A peek into the future of Edmonds?

New businesses, hotels, year-round farmers market on the table
By Brian Soergel | May 30, 2019
Photo by: Brian Soergel

With new restaurants seeming to open every week downtown, big plans for Highway 99, and tourists mobbing Edmonds as never before, you might think the Citizens Economic Development Commission’s mission might be to sit back and let the future unfold.

That’s not happening.

While restaurants might enjoy full tills and SRO crowds, other, longstanding businesses might be soon facing an uncertain future as Edmonds’ popularity as a destination has led to increased rent for tenants from longstanding landlords.

Last month, at a City Council meeting, the commission – a nine-member, volunteer board appointed by the mayor and council to provide advice and recommendations on economic vitality, jobs and enhancement of municipal revenue – provided an overview of the activities it’s considering undertaking over the next 12 to 18 months.

The commission designated three work groups, with each one focusing on key objectives approved by the entire group.

Here’s a deeper look at the groups’ missions:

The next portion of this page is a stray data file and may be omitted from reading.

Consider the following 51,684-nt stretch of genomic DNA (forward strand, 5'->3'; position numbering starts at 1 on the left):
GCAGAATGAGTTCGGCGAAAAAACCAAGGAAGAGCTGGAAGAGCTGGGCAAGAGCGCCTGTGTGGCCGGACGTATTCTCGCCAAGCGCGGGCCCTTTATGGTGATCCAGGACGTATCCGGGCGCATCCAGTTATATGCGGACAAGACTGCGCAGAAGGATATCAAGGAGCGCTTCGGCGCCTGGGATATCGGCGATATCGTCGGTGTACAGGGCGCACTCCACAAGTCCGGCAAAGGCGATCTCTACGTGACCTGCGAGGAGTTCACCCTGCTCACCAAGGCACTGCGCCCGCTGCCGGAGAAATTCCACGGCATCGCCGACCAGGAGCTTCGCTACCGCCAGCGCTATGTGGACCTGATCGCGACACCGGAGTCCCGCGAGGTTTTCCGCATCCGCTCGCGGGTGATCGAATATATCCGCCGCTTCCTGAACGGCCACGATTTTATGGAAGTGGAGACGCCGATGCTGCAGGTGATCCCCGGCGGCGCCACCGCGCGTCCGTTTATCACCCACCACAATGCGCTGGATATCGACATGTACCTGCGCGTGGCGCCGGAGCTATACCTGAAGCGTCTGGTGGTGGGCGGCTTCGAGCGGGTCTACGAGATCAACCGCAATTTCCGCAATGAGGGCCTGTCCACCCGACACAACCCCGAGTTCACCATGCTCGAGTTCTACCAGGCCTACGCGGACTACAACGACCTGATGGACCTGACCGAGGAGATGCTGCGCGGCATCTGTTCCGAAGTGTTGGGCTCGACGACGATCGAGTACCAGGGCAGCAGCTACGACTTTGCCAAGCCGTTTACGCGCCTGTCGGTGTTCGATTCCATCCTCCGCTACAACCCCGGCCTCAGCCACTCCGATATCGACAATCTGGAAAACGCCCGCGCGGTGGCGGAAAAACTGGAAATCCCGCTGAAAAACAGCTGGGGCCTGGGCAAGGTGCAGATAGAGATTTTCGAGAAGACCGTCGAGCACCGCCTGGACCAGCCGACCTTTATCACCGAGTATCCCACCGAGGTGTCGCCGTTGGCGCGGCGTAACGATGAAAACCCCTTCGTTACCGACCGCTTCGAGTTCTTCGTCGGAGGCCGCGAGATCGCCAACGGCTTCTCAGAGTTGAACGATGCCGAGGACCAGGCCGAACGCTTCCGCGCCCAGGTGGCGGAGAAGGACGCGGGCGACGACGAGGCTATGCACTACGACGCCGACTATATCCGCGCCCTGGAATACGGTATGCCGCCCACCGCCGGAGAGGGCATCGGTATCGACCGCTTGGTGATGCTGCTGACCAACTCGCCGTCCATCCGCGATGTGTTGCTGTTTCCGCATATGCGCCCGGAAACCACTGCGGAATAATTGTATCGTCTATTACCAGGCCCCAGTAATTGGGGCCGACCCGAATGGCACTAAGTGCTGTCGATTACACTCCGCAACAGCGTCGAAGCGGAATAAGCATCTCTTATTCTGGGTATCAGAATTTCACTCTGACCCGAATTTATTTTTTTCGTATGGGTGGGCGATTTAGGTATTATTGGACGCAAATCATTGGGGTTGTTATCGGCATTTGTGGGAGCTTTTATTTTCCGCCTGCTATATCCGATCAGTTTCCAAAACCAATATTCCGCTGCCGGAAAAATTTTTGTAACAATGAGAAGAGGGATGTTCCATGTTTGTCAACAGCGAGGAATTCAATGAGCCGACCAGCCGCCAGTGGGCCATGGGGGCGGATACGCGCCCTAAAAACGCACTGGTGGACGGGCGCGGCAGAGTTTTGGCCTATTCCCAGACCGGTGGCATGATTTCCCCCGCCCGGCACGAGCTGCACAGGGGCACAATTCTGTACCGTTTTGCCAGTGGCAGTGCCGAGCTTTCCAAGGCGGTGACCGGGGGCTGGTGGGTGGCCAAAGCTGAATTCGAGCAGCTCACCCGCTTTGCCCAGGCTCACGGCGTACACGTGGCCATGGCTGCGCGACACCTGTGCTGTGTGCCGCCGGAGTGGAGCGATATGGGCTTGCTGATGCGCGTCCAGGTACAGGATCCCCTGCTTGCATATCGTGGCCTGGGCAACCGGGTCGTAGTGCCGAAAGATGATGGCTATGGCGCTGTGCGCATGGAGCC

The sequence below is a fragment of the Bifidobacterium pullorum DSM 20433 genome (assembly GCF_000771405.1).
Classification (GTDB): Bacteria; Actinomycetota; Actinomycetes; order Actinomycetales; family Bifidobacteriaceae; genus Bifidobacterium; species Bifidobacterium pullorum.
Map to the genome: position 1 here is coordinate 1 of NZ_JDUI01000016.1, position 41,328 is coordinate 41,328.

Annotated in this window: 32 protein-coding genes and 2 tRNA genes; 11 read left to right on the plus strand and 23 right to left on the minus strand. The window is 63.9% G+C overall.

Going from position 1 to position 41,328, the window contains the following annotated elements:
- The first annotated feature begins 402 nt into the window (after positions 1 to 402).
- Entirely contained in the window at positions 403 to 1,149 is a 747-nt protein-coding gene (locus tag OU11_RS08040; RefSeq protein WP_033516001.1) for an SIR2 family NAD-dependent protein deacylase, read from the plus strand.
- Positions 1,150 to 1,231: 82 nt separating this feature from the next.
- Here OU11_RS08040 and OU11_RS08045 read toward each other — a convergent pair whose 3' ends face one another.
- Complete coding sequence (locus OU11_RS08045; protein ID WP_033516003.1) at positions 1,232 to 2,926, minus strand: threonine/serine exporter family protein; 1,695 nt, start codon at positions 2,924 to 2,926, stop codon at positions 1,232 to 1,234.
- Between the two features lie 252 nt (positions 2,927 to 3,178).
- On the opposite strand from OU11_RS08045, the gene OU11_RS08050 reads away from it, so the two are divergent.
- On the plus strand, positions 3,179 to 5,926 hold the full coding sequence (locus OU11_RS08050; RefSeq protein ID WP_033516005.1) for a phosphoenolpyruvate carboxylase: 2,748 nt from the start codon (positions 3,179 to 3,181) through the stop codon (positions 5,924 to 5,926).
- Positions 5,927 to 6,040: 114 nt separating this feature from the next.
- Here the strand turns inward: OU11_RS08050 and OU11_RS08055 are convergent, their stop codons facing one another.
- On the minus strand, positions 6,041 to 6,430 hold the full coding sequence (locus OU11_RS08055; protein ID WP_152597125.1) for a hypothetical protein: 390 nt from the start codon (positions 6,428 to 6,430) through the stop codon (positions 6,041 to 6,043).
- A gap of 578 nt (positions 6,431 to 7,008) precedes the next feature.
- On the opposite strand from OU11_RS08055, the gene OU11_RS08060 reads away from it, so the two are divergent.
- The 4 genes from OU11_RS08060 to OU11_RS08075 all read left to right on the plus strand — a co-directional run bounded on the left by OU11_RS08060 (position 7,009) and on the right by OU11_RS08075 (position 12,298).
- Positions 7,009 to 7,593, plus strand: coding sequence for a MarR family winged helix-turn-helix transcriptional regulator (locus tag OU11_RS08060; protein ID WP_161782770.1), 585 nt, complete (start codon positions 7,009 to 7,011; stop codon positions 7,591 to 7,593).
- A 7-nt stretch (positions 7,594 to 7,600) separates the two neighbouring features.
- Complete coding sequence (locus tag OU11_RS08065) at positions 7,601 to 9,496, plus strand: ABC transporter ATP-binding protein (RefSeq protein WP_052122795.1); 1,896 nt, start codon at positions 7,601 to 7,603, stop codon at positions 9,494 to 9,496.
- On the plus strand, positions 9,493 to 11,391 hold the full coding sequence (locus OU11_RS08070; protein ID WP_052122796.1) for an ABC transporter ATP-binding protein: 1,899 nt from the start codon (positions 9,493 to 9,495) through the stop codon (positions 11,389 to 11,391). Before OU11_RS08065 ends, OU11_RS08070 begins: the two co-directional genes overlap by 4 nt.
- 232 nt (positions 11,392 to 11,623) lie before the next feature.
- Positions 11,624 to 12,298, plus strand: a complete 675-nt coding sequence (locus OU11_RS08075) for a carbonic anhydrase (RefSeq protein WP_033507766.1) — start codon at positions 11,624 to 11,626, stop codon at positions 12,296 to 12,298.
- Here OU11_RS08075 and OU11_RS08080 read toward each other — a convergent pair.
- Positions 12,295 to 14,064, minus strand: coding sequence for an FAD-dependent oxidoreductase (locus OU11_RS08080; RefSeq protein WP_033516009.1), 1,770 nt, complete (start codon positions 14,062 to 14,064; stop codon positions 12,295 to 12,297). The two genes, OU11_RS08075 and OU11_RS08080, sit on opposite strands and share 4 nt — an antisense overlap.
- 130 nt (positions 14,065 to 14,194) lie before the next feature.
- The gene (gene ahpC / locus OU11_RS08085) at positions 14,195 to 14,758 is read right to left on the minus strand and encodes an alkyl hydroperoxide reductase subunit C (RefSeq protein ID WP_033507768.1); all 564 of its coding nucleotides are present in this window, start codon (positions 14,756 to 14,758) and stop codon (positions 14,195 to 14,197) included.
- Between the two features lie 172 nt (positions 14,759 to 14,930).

Business attraction

The business attraction work group will attempt to seek out and market to businesses that might enhance the business community and create new living-wage jobs in Edmonds.

This includes conducting interviews with new Edmonds businesses to determine what about Edmonds attracted them and learn what the City can do to support their business growth. In addition, members will conduct interviews with businesses that have recently left Edmonds to determine the reasons for leaving and what, if anything, the City could have done to better support them.

“In a perfect world, we would do a cross-section of different types of new businesses, from service businesses to retail,” Economic Development Commission chair Mary Monroe said.

“What we're trying to do is determine is how the process went, what was good, what could be made better. And then, also, to determine what sort of aspirations they might have and why, why they think Edmonds is a good fit for them.”

Members might get an earful, as Edmonds, like most cities, is scrupulous to a point in checking off permits, planning and environmental codes, which can lead to tenant improvements. The downtown core consists of buildings that look pretty, but are also pretty old.